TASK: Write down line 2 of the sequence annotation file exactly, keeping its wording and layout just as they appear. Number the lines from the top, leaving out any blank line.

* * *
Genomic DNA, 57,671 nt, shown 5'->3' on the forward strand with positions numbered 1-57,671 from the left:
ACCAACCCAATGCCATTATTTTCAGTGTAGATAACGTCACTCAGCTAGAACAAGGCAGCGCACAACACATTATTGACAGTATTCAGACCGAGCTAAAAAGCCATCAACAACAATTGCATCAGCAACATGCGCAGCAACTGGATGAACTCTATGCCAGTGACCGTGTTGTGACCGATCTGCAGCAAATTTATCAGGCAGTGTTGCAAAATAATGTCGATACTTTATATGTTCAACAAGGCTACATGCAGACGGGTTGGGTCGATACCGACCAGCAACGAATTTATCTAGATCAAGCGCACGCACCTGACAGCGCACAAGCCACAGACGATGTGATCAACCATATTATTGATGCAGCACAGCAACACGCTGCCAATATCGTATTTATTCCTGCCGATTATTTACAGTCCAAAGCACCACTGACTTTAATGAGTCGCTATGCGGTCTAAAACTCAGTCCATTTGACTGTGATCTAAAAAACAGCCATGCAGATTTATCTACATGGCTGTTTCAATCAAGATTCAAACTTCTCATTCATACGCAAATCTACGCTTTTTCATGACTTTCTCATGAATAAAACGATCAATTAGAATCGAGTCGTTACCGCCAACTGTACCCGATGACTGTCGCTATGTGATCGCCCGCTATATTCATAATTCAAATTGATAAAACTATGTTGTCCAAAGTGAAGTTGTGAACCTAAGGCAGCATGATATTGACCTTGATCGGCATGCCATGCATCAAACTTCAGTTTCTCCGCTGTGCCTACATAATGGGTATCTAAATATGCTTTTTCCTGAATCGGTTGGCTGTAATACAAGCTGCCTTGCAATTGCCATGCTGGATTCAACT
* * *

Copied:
ACCAACCCAATGCCATTATTTTCAGTGTAGATAACGTCACTCAGCTAGAACAAGGCAGCGCACAACACATTATTGACAGTATTCAGACCGAGCTAAAAAGCCATCAACAACAATTGCATCAGCAACATGCGCAGCAACTGGATGAACTCTATGCCAGTGACCGTGTTGTGACCGATCTGCAGCAAATTTATCAGGCAGTGTTGCAAAATAATGTCGATACTTTATATGTTCAACAAGGCTACATGCAGACGGGTTGGGTCGATACCGACCAGCAACGAATTTATCTAGATCAAGCGCACGCACCTGACAGCGCACAAGCCACAGACGATGTGATCAACCATATTATTGATGCAGCACAGCAACACGCTGCCAATATCGTATTTATTCCTGCCGATTATTTACAGTCCAAAGCACCACTGACTTTAATGAGTCGCTATGCGGTCTAAAACTCAGTCCATTTGACTGTGATCTAAAAAACAGCCATGCAGATTTATCTACATGGCTGTTTCAATCAAGATTCAAACTTCTCATTCATACGCAAATCTACGCTTTTTCATGACTTTCTCATGAATAAAACGATCAATTAGAATCGAGTCGTTACCGCCAACTGTACCCGATGACTGTCGCTATGTGATCGCCCGCTATATTCATAATTCAAATTGATAAAACTATGTTGTCCAAAGTGAAGTTGTGAACCTAAGGCAGCATGATATTGACCTTGATCGGCATGCCATGCATCAAACTTCAGTTTCTCCGCTGTGCCTACATAATGGGTATCTAAATATGCTTTTTCCTGAATCGGTTGGCTGTAATACAAGCTGCCTTGCAATTGCCATGCTGGATTCAACT